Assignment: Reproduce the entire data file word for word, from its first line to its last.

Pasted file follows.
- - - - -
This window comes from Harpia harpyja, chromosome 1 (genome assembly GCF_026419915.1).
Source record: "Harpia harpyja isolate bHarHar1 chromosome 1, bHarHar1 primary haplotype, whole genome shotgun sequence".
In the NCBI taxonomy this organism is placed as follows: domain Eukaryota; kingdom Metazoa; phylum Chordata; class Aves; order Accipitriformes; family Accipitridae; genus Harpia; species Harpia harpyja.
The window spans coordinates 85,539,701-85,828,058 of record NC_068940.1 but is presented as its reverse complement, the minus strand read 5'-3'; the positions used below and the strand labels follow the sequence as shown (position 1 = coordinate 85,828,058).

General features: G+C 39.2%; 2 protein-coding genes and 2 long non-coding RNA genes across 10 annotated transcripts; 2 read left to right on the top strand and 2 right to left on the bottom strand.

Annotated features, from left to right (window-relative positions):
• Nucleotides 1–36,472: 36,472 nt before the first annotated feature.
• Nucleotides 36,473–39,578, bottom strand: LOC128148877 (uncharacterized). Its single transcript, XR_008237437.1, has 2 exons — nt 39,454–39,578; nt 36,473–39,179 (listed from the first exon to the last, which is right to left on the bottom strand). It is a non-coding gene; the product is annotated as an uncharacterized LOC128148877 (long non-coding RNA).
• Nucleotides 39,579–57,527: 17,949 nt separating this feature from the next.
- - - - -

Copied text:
This window comes from Harpia harpyja, chromosome 1 (genome assembly GCF_026419915.1).
Source record: "Harpia harpyja isolate bHarHar1 chromosome 1, bHarHar1 primary haplotype, whole genome shotgun sequence".
In the NCBI taxonomy this organism is placed as follows: domain Eukaryota; kingdom Metazoa; phylum Chordata; class Aves; order Accipitriformes; family Accipitridae; genus Harpia; species Harpia harpyja.
The window spans coordinates 85,539,701-85,828,058 of record NC_068940.1 but is presented as its reverse complement, the minus strand read 5'-3'; the positions used below and the strand labels follow the sequence as shown (position 1 = coordinate 85,828,058).

General features: G+C 39.2%; 2 protein-coding genes and 2 long non-coding RNA genes across 10 annotated transcripts; 2 read left to right on the top strand and 2 right to left on the bottom strand.

Annotated features, from left to right (window-relative positions):
• Nucleotides 1–36,472: 36,472 nt before the first annotated feature.
• Nucleotides 36,473–39,578, bottom strand: LOC128148877 (uncharacterized). Its single transcript, XR_008237437.1, has 2 exons — nt 39,454–39,578; nt 36,473–39,179 (listed from the first exon to the last, which is right to left on the bottom strand). It is a non-coding gene; the product is annotated as an uncharacterized LOC128148877 (long non-coding RNA).
• Nucleotides 39,579–57,527: 17,949 nt separating this feature from the next.